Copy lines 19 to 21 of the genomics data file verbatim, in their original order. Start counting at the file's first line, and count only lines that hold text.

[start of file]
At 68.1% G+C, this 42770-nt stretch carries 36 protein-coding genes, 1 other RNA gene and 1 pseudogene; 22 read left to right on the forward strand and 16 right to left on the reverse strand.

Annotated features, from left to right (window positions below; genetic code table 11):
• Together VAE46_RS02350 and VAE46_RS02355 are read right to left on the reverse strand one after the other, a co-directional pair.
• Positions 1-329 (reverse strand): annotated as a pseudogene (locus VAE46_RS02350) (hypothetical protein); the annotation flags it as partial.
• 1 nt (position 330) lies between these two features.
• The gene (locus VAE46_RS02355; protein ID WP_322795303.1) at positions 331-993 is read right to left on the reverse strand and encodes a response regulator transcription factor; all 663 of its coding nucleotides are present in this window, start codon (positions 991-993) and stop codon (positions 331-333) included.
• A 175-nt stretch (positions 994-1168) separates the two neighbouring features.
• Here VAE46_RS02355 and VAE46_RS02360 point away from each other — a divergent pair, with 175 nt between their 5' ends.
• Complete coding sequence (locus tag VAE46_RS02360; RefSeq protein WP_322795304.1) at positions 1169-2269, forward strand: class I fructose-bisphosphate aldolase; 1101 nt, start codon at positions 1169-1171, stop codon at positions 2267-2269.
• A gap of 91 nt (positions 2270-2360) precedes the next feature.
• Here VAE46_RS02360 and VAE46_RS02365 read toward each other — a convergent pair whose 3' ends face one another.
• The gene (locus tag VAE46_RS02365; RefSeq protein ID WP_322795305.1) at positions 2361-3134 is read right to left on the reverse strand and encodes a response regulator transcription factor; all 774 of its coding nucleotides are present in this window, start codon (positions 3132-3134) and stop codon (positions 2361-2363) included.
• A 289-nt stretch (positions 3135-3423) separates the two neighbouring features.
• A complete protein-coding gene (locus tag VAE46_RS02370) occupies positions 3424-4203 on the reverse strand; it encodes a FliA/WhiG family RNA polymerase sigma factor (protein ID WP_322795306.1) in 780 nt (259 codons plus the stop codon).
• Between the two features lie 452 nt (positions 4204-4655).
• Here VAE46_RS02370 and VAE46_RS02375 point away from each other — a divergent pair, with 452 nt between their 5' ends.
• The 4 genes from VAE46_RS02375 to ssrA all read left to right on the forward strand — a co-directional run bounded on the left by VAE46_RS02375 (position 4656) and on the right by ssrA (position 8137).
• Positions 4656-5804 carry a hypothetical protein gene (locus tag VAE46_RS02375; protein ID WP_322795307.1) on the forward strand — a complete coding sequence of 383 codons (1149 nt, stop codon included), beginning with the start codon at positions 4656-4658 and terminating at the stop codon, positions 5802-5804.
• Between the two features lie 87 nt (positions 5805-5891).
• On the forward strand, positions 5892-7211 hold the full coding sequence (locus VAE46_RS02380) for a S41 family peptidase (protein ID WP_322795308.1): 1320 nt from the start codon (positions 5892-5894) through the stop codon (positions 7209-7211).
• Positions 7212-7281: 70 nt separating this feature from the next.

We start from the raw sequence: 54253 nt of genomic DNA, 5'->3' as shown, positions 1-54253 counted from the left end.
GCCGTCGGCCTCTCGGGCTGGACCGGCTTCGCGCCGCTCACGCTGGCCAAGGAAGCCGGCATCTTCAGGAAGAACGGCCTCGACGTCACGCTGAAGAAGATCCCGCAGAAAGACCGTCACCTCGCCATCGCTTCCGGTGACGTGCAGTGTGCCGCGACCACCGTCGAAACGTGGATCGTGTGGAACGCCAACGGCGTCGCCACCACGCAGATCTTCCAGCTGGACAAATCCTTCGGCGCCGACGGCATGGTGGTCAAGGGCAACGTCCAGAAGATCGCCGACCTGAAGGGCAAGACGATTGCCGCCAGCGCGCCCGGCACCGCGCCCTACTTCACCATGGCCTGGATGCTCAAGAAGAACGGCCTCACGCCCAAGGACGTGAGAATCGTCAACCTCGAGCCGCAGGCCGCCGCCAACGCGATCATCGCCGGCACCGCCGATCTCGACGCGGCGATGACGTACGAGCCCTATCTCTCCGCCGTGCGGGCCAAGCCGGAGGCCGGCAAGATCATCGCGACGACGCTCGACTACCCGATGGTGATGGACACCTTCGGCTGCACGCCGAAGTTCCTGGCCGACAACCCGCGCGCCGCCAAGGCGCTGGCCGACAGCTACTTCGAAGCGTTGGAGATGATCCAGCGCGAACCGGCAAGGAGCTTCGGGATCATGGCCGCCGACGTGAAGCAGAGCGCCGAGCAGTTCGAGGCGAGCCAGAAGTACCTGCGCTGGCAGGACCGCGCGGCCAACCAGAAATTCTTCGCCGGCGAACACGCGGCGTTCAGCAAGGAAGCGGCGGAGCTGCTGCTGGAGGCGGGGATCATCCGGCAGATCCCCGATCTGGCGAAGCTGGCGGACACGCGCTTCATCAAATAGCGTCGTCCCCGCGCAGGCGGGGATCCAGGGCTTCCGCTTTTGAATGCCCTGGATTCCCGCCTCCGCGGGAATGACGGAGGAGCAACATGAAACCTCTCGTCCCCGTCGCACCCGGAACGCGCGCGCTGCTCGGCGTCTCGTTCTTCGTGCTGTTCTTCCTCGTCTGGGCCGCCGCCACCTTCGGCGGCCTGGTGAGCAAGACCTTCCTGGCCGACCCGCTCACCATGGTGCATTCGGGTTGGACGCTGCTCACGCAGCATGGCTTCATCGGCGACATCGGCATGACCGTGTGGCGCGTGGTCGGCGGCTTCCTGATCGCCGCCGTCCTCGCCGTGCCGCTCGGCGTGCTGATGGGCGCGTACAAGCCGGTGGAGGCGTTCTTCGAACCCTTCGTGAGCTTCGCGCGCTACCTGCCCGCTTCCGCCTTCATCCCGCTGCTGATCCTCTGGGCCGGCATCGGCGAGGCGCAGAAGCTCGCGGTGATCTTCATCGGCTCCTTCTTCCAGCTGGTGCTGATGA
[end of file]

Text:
• Between the two features lie 87 nt (positions 5805-5891).
• On the forward strand, positions 5892-7211 hold the full coding sequence (locus VAE46_RS02380) for a S41 family peptidase (protein ID WP_322795308.1): 1320 nt from the start codon (positions 5892-5894) through the stop codon (positions 7209-7211).
• Positions 7212-7281: 70 nt separating this feature from the next.